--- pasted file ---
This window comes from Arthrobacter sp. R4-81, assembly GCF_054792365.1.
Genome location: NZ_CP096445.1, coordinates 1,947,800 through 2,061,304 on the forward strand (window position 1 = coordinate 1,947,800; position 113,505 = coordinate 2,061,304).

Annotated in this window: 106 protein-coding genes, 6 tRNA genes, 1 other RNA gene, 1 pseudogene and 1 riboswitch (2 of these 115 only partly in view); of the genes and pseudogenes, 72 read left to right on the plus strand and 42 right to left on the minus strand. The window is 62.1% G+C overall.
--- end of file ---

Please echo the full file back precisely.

This window comes from Arthrobacter sp. R4-81, assembly GCF_054792365.1.
Genome location: NZ_CP096445.1, coordinates 1,947,800 through 2,061,304 on the forward strand (window position 1 = coordinate 1,947,800; position 113,505 = coordinate 2,061,304).

Annotated in this window: 106 protein-coding genes, 6 tRNA genes, 1 other RNA gene, 1 pseudogene and 1 riboswitch (2 of these 115 only partly in view); of the genes and pseudogenes, 72 read left to right on the plus strand and 42 right to left on the minus strand. The window is 62.1% G+C overall.